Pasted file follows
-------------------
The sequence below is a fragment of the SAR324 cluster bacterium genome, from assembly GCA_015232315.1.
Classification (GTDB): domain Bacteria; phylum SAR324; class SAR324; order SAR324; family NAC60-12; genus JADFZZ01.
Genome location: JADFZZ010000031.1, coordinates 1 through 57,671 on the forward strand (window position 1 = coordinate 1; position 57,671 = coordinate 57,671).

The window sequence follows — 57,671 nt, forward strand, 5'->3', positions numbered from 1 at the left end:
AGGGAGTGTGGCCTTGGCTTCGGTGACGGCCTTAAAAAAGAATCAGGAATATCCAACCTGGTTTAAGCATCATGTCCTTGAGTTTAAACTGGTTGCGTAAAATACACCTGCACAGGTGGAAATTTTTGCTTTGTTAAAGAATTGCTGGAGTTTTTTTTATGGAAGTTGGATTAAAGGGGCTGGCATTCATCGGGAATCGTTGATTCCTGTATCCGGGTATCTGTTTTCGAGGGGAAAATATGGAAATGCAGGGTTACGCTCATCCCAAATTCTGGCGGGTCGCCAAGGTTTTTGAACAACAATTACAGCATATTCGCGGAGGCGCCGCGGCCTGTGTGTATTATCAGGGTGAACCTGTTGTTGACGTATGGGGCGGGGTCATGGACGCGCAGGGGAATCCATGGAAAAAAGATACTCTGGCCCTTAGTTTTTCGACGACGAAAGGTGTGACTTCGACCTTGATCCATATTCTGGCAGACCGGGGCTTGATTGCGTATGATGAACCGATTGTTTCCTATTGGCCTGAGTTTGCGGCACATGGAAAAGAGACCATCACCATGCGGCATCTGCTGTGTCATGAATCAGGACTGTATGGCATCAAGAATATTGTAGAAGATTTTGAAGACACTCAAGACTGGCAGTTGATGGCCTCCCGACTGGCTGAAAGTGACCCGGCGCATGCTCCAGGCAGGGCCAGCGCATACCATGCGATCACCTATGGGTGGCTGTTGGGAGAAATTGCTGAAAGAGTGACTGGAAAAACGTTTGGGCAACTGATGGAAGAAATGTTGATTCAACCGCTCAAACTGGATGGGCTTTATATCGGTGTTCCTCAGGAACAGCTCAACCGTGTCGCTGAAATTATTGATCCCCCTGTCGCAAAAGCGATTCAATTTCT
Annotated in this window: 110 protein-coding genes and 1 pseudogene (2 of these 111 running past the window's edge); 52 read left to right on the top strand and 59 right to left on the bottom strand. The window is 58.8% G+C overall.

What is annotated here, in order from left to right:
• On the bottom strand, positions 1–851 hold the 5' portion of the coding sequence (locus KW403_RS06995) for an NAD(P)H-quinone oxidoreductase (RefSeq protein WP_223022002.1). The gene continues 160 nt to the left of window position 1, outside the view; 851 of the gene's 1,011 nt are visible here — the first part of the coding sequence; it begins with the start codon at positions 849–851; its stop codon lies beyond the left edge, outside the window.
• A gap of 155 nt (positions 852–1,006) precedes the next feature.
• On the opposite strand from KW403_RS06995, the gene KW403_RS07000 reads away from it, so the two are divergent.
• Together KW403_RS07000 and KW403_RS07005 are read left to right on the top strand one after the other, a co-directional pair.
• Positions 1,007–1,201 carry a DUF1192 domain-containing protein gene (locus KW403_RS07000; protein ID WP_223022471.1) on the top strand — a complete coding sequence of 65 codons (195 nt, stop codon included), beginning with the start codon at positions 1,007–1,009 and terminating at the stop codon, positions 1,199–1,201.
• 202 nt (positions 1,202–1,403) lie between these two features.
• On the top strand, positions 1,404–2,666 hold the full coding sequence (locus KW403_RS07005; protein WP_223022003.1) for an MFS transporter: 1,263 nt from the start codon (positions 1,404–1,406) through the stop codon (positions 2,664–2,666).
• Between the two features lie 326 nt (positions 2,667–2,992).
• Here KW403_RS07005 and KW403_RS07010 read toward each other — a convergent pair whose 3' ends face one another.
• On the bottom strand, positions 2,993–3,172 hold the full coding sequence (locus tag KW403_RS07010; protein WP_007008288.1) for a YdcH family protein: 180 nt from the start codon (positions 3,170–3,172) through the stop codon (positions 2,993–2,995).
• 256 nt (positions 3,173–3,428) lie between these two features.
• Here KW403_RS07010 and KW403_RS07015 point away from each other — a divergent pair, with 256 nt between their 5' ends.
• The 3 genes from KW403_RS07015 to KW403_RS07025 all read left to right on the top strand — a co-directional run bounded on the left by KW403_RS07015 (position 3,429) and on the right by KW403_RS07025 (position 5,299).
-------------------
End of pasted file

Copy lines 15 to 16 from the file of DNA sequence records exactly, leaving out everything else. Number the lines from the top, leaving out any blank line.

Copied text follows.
• Between the two features lie 326 nt (positions 2,667–2,992).
• Here KW403_RS07005 and KW403_RS07010 read toward each other — a convergent pair whose 3' ends face one another.